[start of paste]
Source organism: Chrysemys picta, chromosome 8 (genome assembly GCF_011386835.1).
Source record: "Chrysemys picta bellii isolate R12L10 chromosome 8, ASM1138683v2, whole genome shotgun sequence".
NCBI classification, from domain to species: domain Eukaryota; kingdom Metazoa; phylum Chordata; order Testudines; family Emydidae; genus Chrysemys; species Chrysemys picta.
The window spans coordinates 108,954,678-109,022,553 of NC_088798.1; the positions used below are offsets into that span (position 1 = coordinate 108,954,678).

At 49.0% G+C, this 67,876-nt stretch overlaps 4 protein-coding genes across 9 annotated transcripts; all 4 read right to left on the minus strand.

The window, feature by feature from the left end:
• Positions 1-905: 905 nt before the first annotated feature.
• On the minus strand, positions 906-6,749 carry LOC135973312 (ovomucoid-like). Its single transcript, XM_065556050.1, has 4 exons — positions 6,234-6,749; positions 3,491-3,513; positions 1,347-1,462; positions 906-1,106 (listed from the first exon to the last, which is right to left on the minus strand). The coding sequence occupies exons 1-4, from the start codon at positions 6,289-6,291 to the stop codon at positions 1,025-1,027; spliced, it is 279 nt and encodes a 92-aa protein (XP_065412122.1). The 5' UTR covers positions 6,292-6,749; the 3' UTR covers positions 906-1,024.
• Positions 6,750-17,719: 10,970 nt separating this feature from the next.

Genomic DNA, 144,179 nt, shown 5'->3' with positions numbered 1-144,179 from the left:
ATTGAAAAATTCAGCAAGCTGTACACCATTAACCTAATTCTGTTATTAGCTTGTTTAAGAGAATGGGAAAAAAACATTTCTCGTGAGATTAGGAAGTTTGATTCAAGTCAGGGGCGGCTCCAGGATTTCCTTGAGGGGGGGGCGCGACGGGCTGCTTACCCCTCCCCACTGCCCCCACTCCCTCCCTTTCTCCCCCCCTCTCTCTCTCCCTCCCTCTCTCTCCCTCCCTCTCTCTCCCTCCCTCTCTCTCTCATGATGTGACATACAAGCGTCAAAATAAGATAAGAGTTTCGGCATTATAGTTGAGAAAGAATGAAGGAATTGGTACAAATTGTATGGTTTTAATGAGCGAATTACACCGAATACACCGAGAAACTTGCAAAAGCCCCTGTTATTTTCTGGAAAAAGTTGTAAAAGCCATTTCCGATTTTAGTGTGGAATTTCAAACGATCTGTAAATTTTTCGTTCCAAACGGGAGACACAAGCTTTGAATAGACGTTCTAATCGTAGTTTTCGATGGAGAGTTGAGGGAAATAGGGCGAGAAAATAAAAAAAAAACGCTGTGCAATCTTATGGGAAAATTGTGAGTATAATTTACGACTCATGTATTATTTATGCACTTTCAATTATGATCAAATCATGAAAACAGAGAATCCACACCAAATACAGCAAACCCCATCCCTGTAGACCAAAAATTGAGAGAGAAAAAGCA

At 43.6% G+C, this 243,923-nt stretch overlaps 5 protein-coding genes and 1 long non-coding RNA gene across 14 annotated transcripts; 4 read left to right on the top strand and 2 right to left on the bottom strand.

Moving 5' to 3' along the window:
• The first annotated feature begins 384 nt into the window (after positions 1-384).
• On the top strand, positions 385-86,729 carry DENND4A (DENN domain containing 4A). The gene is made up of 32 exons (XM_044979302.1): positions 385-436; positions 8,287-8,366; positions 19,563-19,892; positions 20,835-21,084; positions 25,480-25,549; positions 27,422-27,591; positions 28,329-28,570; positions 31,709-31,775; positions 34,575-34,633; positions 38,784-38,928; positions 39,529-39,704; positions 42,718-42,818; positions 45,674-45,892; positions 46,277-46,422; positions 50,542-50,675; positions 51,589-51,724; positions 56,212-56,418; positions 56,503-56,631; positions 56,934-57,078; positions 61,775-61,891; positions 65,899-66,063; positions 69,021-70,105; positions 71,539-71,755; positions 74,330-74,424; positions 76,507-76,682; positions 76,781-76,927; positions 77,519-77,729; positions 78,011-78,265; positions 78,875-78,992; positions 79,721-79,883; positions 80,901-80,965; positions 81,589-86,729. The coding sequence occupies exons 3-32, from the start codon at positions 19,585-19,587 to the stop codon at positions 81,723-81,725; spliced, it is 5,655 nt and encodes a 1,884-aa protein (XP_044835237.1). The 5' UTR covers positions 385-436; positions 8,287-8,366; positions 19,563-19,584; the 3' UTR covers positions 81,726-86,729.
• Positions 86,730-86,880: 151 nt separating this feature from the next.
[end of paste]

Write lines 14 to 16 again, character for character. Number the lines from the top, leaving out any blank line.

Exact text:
• The first annotated feature begins 384 nt into the window (after positions 1-384).
• On the top strand, positions 385-86,729 carry DENND4A (DENN domain containing 4A). The gene is made up of 32 exons (XM_044979302.1): positions 385-436; positions 8,287-8,366; positions 19,563-19,892; positions 20,835-21,084; positions 25,480-25,549; positions 27,422-27,591; positions 28,329-28,570; positions 31,709-31,775; positions 34,575-34,633; positions 38,784-38,928; positions 39,529-39,704; positions 42,718-42,818; positions 45,674-45,892; positions 46,277-46,422; positions 50,542-50,675; positions 51,589-51,724; positions 56,212-56,418; positions 56,503-56,631; positions 56,934-57,078; positions 61,775-61,891; positions 65,899-66,063; positions 69,021-70,105; positions 71,539-71,755; positions 74,330-74,424; positions 76,507-76,682; positions 76,781-76,927; positions 77,519-77,729; positions 78,011-78,265; positions 78,875-78,992; positions 79,721-79,883; positions 80,901-80,965; positions 81,589-86,729. The coding sequence occupies exons 3-32, from the start codon at positions 19,585-19,587 to the stop codon at positions 81,723-81,725; spliced, it is 5,655 nt and encodes a 1,884-aa protein (XP_044835237.1). The 5' UTR covers positions 385-436; positions 8,287-8,366; positions 19,563-19,584; the 3' UTR covers positions 81,726-86,729.
• Positions 86,730-86,880: 151 nt separating this feature from the next.